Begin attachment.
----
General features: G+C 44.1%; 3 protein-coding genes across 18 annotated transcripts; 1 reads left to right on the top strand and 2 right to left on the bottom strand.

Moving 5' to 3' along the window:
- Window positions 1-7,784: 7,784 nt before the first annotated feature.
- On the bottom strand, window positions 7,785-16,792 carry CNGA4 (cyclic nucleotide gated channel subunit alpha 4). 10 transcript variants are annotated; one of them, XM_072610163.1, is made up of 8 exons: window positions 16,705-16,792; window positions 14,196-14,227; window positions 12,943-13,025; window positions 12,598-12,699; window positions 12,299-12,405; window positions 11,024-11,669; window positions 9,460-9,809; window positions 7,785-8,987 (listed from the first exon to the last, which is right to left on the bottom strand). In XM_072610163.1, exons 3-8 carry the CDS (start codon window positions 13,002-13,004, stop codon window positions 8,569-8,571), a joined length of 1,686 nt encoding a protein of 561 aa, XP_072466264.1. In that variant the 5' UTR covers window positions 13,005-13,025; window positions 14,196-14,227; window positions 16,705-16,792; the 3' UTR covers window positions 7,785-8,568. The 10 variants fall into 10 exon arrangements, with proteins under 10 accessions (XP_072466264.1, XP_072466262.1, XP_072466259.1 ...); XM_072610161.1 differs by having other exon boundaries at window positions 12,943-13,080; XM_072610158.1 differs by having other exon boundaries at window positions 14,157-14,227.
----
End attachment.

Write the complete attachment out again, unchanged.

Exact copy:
General features: G+C 44.1%; 3 protein-coding genes across 18 annotated transcripts; 1 reads left to right on the top strand and 2 right to left on the bottom strand.

Moving 5' to 3' along the window:
- Window positions 1-7,784: 7,784 nt before the first annotated feature.
- On the bottom strand, window positions 7,785-16,792 carry CNGA4 (cyclic nucleotide gated channel subunit alpha 4). 10 transcript variants are annotated; one of them, XM_072610163.1, is made up of 8 exons: window positions 16,705-16,792; window positions 14,196-14,227; window positions 12,943-13,025; window positions 12,598-12,699; window positions 12,299-12,405; window positions 11,024-11,669; window positions 9,460-9,809; window positions 7,785-8,987 (listed from the first exon to the last, which is right to left on the bottom strand). In XM_072610163.1, exons 3-8 carry the CDS (start codon window positions 13,002-13,004, stop codon window positions 8,569-8,571), a joined length of 1,686 nt encoding a protein of 561 aa, XP_072466264.1. In that variant the 5' UTR covers window positions 13,005-13,025; window positions 14,196-14,227; window positions 16,705-16,792; the 3' UTR covers window positions 7,785-8,568. The 10 variants fall into 10 exon arrangements, with proteins under 10 accessions (XP_072466264.1, XP_072466262.1, XP_072466259.1 ...); XM_072610161.1 differs by having other exon boundaries at window positions 12,943-13,080; XM_072610158.1 differs by having other exon boundaries at window positions 14,157-14,227.